The comprehensive and groundbreaking biography of the Nobel Peace Prize-winning politician, one of the most influential and important men in Irish political history.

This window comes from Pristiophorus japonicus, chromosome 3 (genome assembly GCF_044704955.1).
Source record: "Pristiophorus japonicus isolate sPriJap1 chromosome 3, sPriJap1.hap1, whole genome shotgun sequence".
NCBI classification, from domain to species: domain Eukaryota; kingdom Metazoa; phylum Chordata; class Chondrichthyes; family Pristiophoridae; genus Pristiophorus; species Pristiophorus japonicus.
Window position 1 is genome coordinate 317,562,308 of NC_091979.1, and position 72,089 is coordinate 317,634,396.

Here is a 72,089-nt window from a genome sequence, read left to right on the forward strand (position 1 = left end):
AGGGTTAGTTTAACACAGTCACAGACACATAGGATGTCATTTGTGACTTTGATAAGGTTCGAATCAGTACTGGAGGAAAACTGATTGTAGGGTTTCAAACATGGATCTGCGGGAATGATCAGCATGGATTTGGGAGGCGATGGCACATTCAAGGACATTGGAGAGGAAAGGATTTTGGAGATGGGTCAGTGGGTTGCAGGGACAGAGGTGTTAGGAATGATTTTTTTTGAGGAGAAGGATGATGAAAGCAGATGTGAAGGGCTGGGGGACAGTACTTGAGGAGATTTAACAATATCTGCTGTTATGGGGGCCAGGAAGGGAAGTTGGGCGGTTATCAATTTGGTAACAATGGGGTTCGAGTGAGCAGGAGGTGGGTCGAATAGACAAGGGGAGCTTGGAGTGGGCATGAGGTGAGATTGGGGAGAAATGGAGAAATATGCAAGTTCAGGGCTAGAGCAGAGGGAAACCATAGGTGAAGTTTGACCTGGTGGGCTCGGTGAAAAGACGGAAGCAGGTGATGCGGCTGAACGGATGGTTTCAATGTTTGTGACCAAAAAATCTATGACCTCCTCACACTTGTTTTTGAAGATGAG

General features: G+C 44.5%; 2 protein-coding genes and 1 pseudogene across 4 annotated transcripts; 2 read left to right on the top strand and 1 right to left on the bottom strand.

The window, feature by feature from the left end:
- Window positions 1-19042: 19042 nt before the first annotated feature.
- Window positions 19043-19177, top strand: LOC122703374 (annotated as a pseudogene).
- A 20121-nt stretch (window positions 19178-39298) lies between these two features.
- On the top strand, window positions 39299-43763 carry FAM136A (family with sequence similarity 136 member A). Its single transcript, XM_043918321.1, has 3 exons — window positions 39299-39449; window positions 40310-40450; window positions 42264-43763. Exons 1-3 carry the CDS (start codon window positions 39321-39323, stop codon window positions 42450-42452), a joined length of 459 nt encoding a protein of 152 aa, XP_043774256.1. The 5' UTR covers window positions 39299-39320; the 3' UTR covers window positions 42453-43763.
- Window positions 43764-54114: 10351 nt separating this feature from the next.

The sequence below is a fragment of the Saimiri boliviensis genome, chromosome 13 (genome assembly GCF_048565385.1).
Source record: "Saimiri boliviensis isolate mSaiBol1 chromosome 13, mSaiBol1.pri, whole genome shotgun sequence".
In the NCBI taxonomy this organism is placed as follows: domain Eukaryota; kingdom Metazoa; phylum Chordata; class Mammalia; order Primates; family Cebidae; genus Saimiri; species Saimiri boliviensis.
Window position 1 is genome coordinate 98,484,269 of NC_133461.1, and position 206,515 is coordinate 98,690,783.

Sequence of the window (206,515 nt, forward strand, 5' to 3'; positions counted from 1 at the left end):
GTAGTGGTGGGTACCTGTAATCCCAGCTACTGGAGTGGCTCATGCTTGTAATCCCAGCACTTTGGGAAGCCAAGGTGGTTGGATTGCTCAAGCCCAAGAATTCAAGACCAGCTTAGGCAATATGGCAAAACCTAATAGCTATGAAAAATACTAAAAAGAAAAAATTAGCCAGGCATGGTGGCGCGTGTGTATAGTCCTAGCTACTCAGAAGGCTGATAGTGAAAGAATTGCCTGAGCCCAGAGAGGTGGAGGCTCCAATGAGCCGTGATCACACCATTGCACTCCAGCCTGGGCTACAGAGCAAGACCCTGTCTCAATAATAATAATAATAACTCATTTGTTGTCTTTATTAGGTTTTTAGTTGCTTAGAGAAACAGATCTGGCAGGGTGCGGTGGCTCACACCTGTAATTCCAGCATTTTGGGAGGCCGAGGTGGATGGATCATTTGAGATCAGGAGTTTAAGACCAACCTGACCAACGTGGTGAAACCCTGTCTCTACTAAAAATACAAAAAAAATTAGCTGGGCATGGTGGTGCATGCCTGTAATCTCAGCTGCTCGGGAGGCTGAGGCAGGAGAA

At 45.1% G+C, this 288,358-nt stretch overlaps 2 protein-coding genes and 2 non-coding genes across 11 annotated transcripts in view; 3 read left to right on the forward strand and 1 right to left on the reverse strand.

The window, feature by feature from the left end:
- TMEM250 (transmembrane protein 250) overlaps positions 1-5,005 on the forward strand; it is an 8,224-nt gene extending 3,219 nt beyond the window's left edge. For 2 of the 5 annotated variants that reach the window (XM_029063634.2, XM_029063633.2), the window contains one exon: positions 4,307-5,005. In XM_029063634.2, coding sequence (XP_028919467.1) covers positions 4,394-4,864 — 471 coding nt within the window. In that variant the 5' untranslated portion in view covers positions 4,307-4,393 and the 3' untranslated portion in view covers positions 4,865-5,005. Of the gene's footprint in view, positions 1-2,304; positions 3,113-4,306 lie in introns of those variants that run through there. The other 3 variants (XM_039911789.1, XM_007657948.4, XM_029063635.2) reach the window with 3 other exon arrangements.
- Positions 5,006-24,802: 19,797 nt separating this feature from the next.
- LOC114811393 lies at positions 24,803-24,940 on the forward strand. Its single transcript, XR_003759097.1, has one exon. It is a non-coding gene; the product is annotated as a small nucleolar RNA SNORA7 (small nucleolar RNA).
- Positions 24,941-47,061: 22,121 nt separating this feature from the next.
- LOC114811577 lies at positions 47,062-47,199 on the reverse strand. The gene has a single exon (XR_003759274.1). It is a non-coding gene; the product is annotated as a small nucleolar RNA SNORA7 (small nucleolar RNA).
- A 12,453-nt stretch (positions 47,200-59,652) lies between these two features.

The comprehensive and groundbreaking biography of the Nobel Peace Prize-winning politician, one of the most influential and important men in Irish political history. How did David Trimble, the `bete noire' of Irish nationalism and `bien pensant' opinion, transform himself into a peacemaker? How did this unfashionable, `petit bourgeois' Orangeman come to win a standing ovation at the Labour Party conference? How, indeed, did this taciturn academic with few real intimates succeed in becoming the leader of the least intellectual party in the United Kingdom, the Ulster Unionists? And how did he carry them with him, against the odds, to make an `historic compromise' with Irish nationalism? These are just a few of the key questions about David Trimble, one of the unlikeliest and most complicated leaders of our times. Both his admirers and his detractors within the unionist family are, however, agreed on one thing: the Good Friday agreement could not have been done without him. Only he had the skills and the command of the issues to negotiate a saleable deal, and only he possessed the political credibility within the broader unionist community to lend that agreement legitimacy once it had been made. David Trimble's achievements are extraordinary, and Dean Godson, chief leader writer of the `Daily Telegraph', was granted exclusive and complete access while writing this book.